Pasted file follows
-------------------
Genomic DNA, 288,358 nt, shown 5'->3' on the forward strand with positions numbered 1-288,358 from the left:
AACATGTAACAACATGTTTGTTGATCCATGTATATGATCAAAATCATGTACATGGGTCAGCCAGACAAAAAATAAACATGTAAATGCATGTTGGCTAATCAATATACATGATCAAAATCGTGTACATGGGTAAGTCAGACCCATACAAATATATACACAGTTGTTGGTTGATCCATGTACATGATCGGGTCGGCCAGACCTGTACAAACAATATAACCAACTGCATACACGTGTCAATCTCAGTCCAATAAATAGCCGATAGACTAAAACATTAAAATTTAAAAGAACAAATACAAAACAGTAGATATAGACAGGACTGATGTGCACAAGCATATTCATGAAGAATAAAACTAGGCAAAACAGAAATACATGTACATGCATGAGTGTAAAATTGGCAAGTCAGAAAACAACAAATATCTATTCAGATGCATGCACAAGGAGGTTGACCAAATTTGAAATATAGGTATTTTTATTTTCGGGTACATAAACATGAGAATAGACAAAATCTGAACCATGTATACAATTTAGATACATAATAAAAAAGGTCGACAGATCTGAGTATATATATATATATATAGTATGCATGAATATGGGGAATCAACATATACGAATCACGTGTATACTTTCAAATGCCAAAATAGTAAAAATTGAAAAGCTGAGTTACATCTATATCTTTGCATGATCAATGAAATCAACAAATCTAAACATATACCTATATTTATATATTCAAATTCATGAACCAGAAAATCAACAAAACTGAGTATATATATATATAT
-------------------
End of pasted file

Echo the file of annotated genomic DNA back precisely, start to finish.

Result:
Genomic DNA, 288,358 nt, shown 5'->3' on the forward strand with positions numbered 1-288,358 from the left:
AACATGTAACAACATGTTTGTTGATCCATGTATATGATCAAAATCATGTACATGGGTCAGCCAGACAAAAAATAAACATGTAAATGCATGTTGGCTAATCAATATACATGATCAAAATCGTGTACATGGGTAAGTCAGACCCATACAAATATATACACAGTTGTTGGTTGATCCATGTACATGATCGGGTCGGCCAGACCTGTACAAACAATATAACCAACTGCATACACGTGTCAATCTCAGTCCAATAAATAGCCGATAGACTAAAACATTAAAATTTAAAAGAACAAATACAAAACAGTAGATATAGACAGGACTGATGTGCACAAGCATATTCATGAAGAATAAAACTAGGCAAAACAGAAATACATGTACATGCATGAGTGTAAAATTGGCAAGTCAGAAAACAACAAATATCTATTCAGATGCATGCACAAGGAGGTTGACCAAATTTGAAATATAGGTATTTTTATTTTCGGGTACATAAACATGAGAATAGACAAAATCTGAACCATGTATACAATTTAGATACATAATAAAAAAGGTCGACAGATCTGAGTATATATATATATATATAGTATGCATGAATATGGGGAATCAACATATACGAATCACGTGTATACTTTCAAATGCCAAAATAGTAAAAATTGAAAAGCTGAGTTACATCTATATCTTTGCATGATCAATGAAATCAACAAATCTAAACATATACCTATATTTATATATTCAAATTCATGAACCAGAAAATCAACAAAACTGAGTATATATATATATAT